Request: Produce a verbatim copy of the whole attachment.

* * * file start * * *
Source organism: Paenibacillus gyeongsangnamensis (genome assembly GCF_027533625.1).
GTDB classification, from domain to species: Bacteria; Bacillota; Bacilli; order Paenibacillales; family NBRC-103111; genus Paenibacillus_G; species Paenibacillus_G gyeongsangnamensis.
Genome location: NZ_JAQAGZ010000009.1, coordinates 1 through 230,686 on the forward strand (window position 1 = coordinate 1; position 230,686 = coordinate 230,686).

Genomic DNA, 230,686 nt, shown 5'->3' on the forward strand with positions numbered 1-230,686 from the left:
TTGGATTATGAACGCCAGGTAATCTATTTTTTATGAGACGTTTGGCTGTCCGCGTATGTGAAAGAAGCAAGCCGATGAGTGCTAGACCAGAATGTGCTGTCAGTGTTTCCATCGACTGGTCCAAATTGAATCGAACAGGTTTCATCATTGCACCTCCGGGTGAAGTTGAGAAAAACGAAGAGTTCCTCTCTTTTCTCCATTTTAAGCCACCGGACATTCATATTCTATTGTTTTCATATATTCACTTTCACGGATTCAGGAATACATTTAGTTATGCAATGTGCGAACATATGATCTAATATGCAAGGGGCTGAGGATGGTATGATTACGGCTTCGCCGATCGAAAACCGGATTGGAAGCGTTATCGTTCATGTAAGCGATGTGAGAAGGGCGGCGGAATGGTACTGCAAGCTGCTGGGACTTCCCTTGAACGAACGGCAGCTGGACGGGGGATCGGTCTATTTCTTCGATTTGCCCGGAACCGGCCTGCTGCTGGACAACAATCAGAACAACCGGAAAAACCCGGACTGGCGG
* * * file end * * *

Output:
Source organism: Paenibacillus gyeongsangnamensis (genome assembly GCF_027533625.1).
GTDB classification, from domain to species: Bacteria; Bacillota; Bacilli; order Paenibacillales; family NBRC-103111; genus Paenibacillus_G; species Paenibacillus_G gyeongsangnamensis.
Genome location: NZ_JAQAGZ010000009.1, coordinates 1 through 230,686 on the forward strand (window position 1 = coordinate 1; position 230,686 = coordinate 230,686).

Genomic DNA, 230,686 nt, shown 5'->3' on the forward strand with positions numbered 1-230,686 from the left:
TTGGATTATGAACGCCAGGTAATCTATTTTTTATGAGACGTTTGGCTGTCCGCGTATGTGAAAGAAGCAAGCCGATGAGTGCTAGACCAGAATGTGCTGTCAGTGTTTCCATCGACTGGTCCAAATTGAATCGAACAGGTTTCATCATTGCACCTCCGGGTGAAGTTGAGAAAAACGAAGAGTTCCTCTCTTTTCTCCATTTTAAGCCACCGGACATTCATATTCTATTGTTTTCATATATTCACTTTCACGGATTCAGGAATACATTTAGTTATGCAATGTGCGAACATATGATCTAATATGCAAGGGGCTGAGGATGGTATGATTACGGCTTCGCCGATCGAAAACCGGATTGGAAGCGTTATCGTTCATGTAAGCGATGTGAGAAGGGCGGCGGAATGGTACTGCAAGCTGCTGGGACTTCCCTTGAACGAACGGCAGCTGGACGGGGGATCGGTCTATTTCTTCGATTTGCCCGGAACCGGCCTGCTGCTGGACAACAATCAGAACAACCGGAAAAACCCGGACTGGCGG